Devers still having fun – still winning | NevadaAppeal.com

Devers still having fun – still winning

Dave Price

SACRAMENTO – Even at age 37, Gail Devers still has fun running on a track.

On Sunday, Devers continued her amazing career run on the biggest of American track and field stages when she won the women’s 100-meter hurdles on the final day of the U.S. Olympic Trials before a crowd of 24,323 at Sacramento State University’s Hornet Stadium.

For Devers, who has joined Willye White as the only five-time U.S. women’s track and field Olympians, this was her 10th U.S. title and fourth at the Trials. She joins Madeleine Manning (800 meters) and Maren Seidler (shot put) with the most Trials wins in a single event.

So, what’s her secret?

“The key to my longevity is still having fun,” she said. “Going out on my own and coaching myself has been my biggest challenge. Now, when I go to the track, there is no one with me. It’s just me and my seven-pound Pomeranian, who is my training partner.”

Devers won Olympic gold medals in the 100 meters in 1992 and ’96, but will try for her first Olympic medal in the hurdles next month in Athens.

Meanwhile, she took a well-deserved moment to celebrate Sunday after winning by the narrowest of margins. Devers was clocked at 12.547 seconds to edge Joanna Hayes at 12.549.

“I’m very thankful for the victory, which the announcer informed me this is the 10th in this race,” Devers said. “I’m ecstatic. We Bruins (UCLA graduate), we did it again.”

Hayes appeared to have an edge in the race with two hurdles to go, but Devers burst over the final flight and won at the wire. Melissa Morrison, a bronze medalist at the 2000 Olympics in Sydney, was third in 12.61, just a fraction ahead of Danielle Carruthers (12.62).

Any doubts about Alan Webb being the man to beat in the men’s 1,500 were dispelled within a matter of seconds when he made a decisive move at the start of the third lap and broke away en route to an impressive victory.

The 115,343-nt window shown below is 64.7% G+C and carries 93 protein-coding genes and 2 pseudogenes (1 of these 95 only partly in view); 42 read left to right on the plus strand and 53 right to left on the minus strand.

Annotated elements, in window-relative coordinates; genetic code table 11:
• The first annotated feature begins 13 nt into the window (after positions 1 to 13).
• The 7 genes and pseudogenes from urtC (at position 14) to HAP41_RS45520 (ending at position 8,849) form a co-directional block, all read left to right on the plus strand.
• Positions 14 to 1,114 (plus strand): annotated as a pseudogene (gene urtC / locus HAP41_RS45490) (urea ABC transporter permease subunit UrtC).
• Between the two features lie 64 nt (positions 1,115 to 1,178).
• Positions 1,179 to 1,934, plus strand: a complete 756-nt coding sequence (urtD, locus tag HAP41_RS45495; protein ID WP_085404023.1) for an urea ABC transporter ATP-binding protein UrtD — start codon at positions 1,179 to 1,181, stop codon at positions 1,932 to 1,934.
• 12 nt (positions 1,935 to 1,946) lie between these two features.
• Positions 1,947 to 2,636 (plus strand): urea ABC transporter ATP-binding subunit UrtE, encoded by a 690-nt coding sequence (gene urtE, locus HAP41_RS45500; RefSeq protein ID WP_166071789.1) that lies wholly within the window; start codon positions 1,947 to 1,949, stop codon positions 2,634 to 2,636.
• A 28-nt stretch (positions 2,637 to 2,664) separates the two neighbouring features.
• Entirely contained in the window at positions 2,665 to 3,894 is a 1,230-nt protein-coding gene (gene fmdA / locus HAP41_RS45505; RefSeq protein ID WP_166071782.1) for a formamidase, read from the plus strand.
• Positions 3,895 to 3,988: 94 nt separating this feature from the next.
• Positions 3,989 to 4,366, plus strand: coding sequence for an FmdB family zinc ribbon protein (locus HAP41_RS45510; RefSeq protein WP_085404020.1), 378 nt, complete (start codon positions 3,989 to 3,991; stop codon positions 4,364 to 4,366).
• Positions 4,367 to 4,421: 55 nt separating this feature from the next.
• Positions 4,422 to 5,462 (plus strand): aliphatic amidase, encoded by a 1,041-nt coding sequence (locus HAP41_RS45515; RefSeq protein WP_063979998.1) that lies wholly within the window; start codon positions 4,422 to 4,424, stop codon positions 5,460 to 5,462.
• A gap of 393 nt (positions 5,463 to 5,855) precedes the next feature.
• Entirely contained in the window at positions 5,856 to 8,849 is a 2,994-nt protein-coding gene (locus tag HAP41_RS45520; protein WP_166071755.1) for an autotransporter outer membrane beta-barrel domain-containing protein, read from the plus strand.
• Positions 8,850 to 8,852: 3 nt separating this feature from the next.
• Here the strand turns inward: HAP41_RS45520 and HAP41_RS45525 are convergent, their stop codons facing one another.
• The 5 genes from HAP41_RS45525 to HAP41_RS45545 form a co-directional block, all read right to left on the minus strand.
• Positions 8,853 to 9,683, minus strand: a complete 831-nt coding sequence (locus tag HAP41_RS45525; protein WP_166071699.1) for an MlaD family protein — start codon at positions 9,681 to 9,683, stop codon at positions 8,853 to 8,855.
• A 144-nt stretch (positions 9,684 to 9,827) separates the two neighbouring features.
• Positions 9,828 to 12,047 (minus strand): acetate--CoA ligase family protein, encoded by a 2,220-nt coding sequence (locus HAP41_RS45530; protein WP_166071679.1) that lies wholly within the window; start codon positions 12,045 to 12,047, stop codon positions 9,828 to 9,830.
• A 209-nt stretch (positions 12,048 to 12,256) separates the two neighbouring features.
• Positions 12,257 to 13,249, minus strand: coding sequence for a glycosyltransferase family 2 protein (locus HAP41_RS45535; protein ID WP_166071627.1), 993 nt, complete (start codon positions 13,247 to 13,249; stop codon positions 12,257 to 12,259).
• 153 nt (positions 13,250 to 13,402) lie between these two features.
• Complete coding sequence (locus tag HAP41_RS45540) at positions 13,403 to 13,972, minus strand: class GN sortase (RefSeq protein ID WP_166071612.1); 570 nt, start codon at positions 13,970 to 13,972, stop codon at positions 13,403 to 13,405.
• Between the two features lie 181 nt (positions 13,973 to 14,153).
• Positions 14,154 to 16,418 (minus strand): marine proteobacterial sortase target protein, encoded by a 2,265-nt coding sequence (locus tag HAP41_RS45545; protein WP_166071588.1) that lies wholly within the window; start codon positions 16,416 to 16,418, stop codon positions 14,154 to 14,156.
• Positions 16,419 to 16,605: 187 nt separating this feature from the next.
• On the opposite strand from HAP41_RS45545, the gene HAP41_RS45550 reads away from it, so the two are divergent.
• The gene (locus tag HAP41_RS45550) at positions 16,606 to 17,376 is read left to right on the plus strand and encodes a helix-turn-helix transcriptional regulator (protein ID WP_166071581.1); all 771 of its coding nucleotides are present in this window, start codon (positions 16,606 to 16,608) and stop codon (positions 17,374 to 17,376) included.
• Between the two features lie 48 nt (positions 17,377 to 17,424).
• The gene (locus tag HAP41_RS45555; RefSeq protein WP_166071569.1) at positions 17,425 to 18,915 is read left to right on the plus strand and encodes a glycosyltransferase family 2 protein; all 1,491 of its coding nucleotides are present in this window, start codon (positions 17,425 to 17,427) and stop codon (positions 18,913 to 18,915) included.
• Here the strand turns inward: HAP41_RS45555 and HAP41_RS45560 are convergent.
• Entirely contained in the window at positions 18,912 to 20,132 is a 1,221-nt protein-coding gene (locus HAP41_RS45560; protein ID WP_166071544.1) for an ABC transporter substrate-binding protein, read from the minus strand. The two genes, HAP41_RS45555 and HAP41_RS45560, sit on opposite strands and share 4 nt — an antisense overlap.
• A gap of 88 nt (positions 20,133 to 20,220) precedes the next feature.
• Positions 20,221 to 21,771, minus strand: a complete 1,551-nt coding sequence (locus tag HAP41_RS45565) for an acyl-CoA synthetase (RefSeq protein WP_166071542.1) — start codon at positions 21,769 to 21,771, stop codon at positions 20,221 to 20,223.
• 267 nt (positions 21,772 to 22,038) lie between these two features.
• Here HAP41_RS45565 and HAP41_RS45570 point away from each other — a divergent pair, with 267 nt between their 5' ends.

Webb raised his hands overhead as he crossed the finish line in a time of 3 minutes, 36.13 seconds. It wasn’t his fastest time, yet there was no doubt about the outcome after his decisive move at the 750-meter mark. That’s exactly what he wanted after settling for second-place behind Michael Stember in the semifinals.

“Basically, I had almost the same strategy in my semifinal. I made a move halfway through, but it was more of a gradual move and Michael came with me,” Webb said. “At that point, it was a wakeup call that, hey, everyone here is serious. So this time it was more of a serious move.”

Make that serious move with an exclamation point. Webb was alone in the lead as he passed the 800-meter mark in 1:57.27 and ran the next 400 meters in 55.21 seconds and held a lead of at least 20 meters by that time.

In another of the day’s highlights, Stacy Dragila successfully defended her women’s pole vault title with a 15-7 clearance. Her mark broke the meet and stadium records and she had good jumps on her second and third attempts at a world record 16-0 3/4.

Dragila, 33, who hails from nearby Auburn, Calif., clinched first-place with her first-try clearance at 14-11. Jillian Schwartz and Kellie Suttle followed at 14-11 to earn Olympic berths.

Becky Holliday, a former standout at Reed High and NCAA champion for the University of Oregon, went out at the opening height of 13-9 1/4.

Shawn Crawford came on strong down the homestretch and held on to win the men’s 200 in 19.99, just ahead of Justin Gatlin, who was second in 20.01.

In other featured events, Allyson Felix won the women’s 200 (22.28) and Terrence Trammell won the men’s 110 high hurdles (13.09). Allen Johnson, who won gold in the highs at the 1996 Olympics in Atlanta, placed third to earn an Olympic berth. Trammell earned an Olympic silver medal in the 110 highs four years ago in Sydney.

Sacramento product Jamie Nieto won the men’s high jump (7-7 3/4) and Carrie Tollefson won the women’s 1,500 (4:08.32) in a race that saw the top four finishers separated by less than four-tenths of a second.

And 27-year-old Jared Rome, who formerly competed for Boise State, won the discus when he unleashed a throw of 215-9 in the sixth and final round.

Earlier in the morning, Teresa Vaill won the women’s 20K race walk (12.4 miles) in a time of 1 hour, 35 minutes and 57 seconds on a course laid out on the Sacramento State campus. Joanne Dow was second in 1:38:42 to qualify for her first Olympics at age 40.